The most common danger in Boracay is the heat and sun , so drink lots of water to stay hydrated and wear sunblock if you have fair skin. A reminder that alcohol dehydrates the body, so drinking alcohol is no substitute for water! You should try to drink bottled water, as there was an outbreak of coliform in 1997 and is still sometimes prevalent, causing stomach cramps, diaorrhea and vomiting.
The Metropolitan Doctors Medical Clinic [tel. (036) 288-6357] is located on the island, which is open 24 hours, and boasts of providing quality care. They have a hotline that can be dialed through the landline HOTLINE 116. as well as a police station [tel. (166) 288-3066].
Petty crime can and does happen here on the island. Protect your valuables and don't leave them lying around. Items left on the beach at night (while swimming) are likely to disappear too.
Solicitation for companionship, although technically illegal, is not only tolerated but sometimes promoted depending on the hour and location. Although some might not want this associated with Boracay, it does have some issues involving crime that happen almost on a daily basis to even the most sublime of tourists.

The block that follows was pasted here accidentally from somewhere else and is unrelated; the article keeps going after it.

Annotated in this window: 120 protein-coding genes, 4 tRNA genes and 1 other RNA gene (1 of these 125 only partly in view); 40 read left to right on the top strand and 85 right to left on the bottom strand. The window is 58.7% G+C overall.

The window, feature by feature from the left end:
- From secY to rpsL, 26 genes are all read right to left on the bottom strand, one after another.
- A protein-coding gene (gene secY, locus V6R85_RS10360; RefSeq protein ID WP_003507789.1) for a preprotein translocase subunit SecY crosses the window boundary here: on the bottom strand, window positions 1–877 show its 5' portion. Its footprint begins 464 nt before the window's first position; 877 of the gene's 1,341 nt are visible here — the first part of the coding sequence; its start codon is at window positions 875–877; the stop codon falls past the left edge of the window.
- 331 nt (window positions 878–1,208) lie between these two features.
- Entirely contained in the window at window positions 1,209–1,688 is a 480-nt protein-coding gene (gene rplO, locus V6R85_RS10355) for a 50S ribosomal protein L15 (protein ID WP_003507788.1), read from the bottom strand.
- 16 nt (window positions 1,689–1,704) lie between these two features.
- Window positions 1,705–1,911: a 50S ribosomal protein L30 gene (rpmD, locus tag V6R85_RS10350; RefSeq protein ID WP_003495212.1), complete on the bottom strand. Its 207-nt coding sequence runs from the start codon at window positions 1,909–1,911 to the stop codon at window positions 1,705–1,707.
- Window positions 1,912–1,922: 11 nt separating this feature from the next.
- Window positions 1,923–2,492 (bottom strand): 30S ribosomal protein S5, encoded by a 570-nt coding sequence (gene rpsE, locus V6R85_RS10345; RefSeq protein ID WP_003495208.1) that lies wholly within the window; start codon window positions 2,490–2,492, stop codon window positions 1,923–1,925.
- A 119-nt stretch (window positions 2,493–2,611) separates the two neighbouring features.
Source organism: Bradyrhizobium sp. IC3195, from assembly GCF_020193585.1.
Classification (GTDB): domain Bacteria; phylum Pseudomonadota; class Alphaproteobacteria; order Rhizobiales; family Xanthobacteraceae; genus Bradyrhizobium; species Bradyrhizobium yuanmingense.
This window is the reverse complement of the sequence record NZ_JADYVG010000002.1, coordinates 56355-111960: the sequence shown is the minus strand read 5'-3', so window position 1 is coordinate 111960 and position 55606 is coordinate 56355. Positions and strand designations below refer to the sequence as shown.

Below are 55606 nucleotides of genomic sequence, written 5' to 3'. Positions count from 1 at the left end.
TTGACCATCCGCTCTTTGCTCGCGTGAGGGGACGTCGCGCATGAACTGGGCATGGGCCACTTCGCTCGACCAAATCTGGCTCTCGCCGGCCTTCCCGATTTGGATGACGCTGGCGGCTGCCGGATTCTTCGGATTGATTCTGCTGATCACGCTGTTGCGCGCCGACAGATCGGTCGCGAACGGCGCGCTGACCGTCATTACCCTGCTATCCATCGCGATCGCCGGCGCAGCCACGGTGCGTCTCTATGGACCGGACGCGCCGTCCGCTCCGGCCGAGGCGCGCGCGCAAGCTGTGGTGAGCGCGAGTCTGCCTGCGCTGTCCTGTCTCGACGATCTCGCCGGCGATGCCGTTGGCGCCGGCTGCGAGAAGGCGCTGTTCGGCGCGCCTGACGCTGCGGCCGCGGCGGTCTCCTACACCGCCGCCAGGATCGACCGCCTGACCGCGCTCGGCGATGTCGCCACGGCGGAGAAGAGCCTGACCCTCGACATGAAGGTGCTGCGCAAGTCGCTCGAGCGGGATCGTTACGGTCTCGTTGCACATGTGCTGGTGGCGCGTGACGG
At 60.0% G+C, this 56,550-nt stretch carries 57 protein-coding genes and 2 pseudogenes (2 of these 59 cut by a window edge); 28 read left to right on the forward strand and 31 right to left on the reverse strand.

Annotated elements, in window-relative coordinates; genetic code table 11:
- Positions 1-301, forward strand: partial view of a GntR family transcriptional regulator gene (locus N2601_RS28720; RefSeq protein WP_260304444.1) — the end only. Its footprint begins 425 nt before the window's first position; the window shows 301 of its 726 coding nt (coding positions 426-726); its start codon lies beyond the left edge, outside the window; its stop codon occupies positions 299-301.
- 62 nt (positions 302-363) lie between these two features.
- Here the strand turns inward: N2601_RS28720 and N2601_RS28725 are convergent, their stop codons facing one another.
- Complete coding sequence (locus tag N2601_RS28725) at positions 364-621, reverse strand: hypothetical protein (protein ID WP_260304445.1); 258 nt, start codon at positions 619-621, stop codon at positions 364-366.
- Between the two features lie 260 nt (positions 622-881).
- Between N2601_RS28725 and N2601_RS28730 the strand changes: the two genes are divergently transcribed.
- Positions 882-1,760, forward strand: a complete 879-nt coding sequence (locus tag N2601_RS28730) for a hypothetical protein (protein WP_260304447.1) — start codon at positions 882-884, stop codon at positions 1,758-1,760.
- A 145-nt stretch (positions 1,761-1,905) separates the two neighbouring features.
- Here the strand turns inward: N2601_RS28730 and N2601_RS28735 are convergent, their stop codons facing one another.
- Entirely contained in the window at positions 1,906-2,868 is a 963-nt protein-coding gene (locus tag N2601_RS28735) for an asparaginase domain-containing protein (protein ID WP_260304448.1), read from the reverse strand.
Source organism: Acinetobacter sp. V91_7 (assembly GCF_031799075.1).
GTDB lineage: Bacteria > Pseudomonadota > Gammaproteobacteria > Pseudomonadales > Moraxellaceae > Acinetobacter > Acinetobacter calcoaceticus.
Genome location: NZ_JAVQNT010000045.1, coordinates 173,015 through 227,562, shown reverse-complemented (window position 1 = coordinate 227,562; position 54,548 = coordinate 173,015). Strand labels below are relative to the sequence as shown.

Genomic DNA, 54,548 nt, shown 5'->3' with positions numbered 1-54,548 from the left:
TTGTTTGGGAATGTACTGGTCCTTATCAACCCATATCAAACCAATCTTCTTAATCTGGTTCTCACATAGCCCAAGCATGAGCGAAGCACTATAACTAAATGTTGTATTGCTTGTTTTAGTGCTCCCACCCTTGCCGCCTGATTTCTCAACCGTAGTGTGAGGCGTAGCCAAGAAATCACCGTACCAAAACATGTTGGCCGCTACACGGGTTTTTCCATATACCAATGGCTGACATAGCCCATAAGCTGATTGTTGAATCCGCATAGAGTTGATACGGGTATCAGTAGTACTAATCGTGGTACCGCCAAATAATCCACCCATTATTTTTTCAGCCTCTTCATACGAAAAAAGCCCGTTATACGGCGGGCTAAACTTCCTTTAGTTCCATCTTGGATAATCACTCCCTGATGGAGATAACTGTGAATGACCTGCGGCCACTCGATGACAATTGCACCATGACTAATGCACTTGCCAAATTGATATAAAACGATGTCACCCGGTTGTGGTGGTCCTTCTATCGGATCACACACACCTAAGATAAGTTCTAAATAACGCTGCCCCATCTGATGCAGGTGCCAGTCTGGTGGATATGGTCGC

- Do NOT ever accept the offer of a 'girl/boy' from a tricycle driver. This usually ends in a customer finding many of his valuables missing or being taken to places and 'asked' for his pocket contents.
- Keep an eye on your possesions in the room; pawn shops on Boracay are filled to the brim with items lifted out of tourists rooms.
- Please refrain from midnight beach romance, that dark corner of the beach will likely have more parties than yourself and with far less money than yourself.
- Do not allow a hired date to bring you drinks; although rare, there are people that remember nothing of the night with minimal alcohol. Missing money, passport, and valuables of course.
Regardless of what PR they would like to control, this is a thriving industry on Boracay where few if any victims have ever reported crimes beyond their resort managers.